Borrelia miyamotoi is a bacterium (germ) that can be spread by tiny, infected black-legged (deer) ticks. These bacteria have only recently been discovered as a cause of some human illness.
Borrelia miyamotoi was identified in black-legged ticks in New England in 2001, and has also been found in these ticks in the upper Midwest and in similar ticks in California, Europe and Russia.
Like Lyme disease, Borrelia miyamotoi is spread by the bite of an infected black-legged tick. These ticks in Massachusetts can also carry the germs that cause babesiosis, human granulocytic anaplasmosis and Powassan virus. Black-legged ticks are capable of spreading more than one type of germ in a single bite.
Young ticks (nymphs) are most active during the warm weather months between May and July. Adult ticks are most active during the fall and spring but will also be out searching for a host any time that winter temperatures are above freezing.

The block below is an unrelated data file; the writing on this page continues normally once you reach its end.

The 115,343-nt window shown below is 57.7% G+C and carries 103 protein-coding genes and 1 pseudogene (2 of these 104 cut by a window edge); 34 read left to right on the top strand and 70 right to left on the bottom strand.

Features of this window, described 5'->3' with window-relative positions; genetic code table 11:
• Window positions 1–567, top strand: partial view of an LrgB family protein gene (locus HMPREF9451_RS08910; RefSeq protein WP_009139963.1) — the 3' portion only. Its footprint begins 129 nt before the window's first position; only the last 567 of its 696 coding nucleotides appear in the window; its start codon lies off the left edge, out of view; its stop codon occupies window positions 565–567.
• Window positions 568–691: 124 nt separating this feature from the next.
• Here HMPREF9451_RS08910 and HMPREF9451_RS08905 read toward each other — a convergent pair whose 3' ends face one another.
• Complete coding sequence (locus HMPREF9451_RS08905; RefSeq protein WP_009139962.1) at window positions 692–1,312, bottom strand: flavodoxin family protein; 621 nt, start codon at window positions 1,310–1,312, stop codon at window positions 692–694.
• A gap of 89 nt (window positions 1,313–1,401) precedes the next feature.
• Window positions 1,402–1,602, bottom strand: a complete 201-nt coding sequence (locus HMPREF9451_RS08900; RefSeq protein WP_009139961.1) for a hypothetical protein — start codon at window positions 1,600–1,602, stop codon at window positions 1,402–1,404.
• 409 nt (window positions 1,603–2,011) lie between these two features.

It is not yet known how common this disease is in Massachusetts. Results from a recent study suggest that this is an infrequent cause of illness occurring during the late spring and summer peak tick season.
Human infections with B. miyamotoi were first described in 2011 in Russia. Most of the patients had fever, headache, and muscle aches. Symptoms similar to those of Lyme disease, such as the erythema migrans rash (bull’s-eye rash), arthritis or facial palsy were uncommon. Information from cases in the United States is similar, and all reported patients recovered.
Infection with Borrelia miyamotoi can be treated with two weeks of antibiotics.